Am 2. Freitag im April
On the 2nd Friday in April
The exhibition title On the 2nd Friday in April is immediately reminiscent of the Date Paintings by On Kawara. His providing of dates allowed him, in a conceptual sense, to transform his life into art by means of time and place, since the painting is also accompanied by the relevant newspaper clipping. Kawara himself was shy of publicity and understood how to locate his personal conditions in the intersection between place, event and duration – a fact that is also inherent in Hofer’s title. After all it was the originally planned opening date of this exhibition, which the artist passed along in this manner so it could be easily remembered, before it suddenly was placed into a new context by an unprecedented epidemic. And so it was not the absent artist who chose the date and place for the portrait of his artistic practice, but the circumstance of a global context – that is still ongoing, and set in motion measures that became necessary overnight, and affected and still affect all of us.
It is always presumptuous to automatically include into the work an event that seems to be occurring independently of the artistic process and choose riding along as a mode of movement. However, the structure of mobility and movement given in this picture reflects the intuitive experiences of urban space of a cartographer like Siggi Hofer. In his drawings he subtly reduces experiences of time and space, that solidify orientation systems into language. This meticulousness – to record in graphic form point by point, statement by statement, action by action – is the central driving force of Siggi Hofer’s understanding of art.
All the more, the now necessary catalogue of measures can be read as a condition and a template for our coexistence within and outside the world of art. The grid becomes the clock frequency of our room to move and a completely new self-experience. The parallel motives of artistic practice and the present condition condense and supplement the narrative of the exhibition. Unplanned, the motif of the green-white-red rose has become a symbol of solidarity with Italy and the current events.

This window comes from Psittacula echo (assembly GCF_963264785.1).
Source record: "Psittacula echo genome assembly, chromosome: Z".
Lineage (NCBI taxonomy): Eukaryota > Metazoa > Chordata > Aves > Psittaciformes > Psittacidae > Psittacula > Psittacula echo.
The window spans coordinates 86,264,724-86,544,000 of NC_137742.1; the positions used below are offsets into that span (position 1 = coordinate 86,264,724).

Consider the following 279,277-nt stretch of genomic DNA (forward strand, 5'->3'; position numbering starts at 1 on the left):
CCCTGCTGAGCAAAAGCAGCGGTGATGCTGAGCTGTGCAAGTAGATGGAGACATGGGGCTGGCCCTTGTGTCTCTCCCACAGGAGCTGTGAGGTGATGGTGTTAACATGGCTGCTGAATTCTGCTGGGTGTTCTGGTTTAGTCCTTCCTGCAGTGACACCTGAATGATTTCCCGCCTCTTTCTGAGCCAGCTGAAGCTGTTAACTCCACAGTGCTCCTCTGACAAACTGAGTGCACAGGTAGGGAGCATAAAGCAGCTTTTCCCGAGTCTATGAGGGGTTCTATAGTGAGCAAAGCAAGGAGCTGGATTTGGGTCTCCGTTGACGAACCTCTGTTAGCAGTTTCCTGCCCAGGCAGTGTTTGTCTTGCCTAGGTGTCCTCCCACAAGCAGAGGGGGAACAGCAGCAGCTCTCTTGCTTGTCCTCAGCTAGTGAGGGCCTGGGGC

The motif of the rose is not only iconographically charged in its romantic and political scope, but also a childhood memory of the artist going back to his school days in Italy. According to Hofer, there were exercise books that offered motifs to trace and practice drawing. If we look back again, at measures, action and effect that indicate the meticulousness of the artist, we understand the naturalness of Hofer’s position to let the action and the motif intervene in the artistic process. This is supported by the writings distributed on several wooden panels, like come on sister, come on brother or ich will kein Mensch sein (I don’t want to be a human), that alongside the roses achieve performance akin to a recited text. The text fragments turn into mobile protagonists leaning against the wall, that move to the roses as if on a stage and mirror our thoughts as a self-experience of the most recent events. We can not only read the messages directly from the script for ourselves and make them our own, but also carry them through the room, adjust them and combine them anew. If the production of art takes up centrally our quality of identification and distance, this is translated in the most direct and immediate manner to the portable plywood panels during the described time of the lockdown caused by the epidemic. And we nearly forgot that On Kawara is still in the room without ever having been there, since our present, too, rests on textualisations provided, supported and read from the outside.
(Translation: Monika Dittrich)
Friday, 06/19/2020, 6 pm & Saturday, 06/20/2020, 6 pm
06/20/2020 - 09/19/2020
We. - Fr.: 12 pm - 5pm and by appointment